Stressed About Money? The Kids Might Be, Too

Here's how to walk the line between telling them too little and too much.


Video: Family Health

By + More

What might signal that a child is worried about the family finances?

Sleep disturbances, appetite disturbances, concentration disturbances, nightmares, avoidance of situations or people are like the psychological equivalents of having a fever. So if the kid is given very stressful information and then starts to develop these symptoms, there's probably a connection. Kids can be surprisingly resilient. When they're exposed to things that you or I would say, "That's an excessively traumatic experience," only about a third of them will develop post-traumatic stress disorder compared to the 25 percent of adults who will develop PTSD. The key thing with feeling overtraumatized versus not is a sense of safety. "Are my life's core basic assumptions secure?" That's why people develop PTSD when they're raped, or when they see their best friend die, or their house burns down. Their core assumptions about their safety in the universe have been shattered. All these anxieties overwhelm them.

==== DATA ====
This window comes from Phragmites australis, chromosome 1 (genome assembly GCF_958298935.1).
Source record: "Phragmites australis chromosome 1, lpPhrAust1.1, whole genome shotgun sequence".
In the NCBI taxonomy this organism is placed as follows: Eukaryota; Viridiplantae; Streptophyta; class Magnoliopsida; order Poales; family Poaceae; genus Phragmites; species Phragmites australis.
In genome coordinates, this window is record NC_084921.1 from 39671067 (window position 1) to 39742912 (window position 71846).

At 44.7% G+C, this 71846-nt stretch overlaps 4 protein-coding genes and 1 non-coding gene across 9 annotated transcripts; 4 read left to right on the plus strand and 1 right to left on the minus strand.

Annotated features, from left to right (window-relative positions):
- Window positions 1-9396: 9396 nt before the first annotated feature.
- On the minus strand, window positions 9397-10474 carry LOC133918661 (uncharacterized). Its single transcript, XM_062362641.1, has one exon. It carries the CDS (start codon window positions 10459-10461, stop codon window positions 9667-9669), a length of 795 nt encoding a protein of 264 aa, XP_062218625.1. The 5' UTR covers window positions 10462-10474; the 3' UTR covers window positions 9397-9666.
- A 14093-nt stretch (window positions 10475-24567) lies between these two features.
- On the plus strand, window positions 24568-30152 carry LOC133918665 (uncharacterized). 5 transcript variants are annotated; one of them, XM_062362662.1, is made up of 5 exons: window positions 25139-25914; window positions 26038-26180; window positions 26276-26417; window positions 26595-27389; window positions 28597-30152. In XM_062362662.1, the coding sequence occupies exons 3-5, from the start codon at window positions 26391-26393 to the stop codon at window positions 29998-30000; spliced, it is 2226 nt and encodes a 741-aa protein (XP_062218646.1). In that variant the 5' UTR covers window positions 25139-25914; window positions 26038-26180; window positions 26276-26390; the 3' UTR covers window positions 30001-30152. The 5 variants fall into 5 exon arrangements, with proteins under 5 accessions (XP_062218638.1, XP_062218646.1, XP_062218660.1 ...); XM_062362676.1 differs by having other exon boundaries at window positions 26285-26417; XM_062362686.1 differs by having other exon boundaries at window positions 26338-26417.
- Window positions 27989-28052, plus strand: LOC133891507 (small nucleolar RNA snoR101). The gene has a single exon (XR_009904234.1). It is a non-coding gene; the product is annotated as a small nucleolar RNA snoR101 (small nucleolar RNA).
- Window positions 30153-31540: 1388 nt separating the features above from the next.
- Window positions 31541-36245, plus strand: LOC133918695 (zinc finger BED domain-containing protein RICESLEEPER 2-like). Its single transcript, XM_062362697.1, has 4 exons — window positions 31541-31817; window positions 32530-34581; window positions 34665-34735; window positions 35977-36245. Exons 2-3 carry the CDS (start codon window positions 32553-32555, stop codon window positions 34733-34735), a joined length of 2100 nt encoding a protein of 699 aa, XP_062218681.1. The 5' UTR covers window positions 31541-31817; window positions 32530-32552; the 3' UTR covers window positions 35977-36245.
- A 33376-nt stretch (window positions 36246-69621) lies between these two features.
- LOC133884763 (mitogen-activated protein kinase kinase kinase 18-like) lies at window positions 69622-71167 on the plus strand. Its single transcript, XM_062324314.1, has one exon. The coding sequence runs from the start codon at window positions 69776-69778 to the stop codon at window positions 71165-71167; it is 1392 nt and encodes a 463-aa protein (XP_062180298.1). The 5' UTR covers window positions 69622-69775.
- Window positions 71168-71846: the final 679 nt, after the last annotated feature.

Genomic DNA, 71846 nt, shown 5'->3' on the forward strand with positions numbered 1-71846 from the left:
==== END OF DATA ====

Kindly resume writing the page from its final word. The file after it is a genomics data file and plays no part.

What can parents do to make hard news easier to bear?

I want to make sure that we keep as many things the same as possible. Particularly things that are enjoyable. Family rituals are one of the most powerful prophylactic measures that parents can bring to bear when there are significant stressors. Because it says to a kid, "Planes may be crashing into buildings, kids may be shooting kids in schools, everybody is worrying about their finances, but we still have pizza night, or we still go to the synagogue." It doesn't matter what you fill in the blank with as long as it's a consistent thing. In fact, we're running and gunning so much, are we so crazy hectic that maybe it would be good for us to cut out some of these expenditures and have more unrushed time together? Might there be more value in spending some time playing board games or going for walks or making ice cream?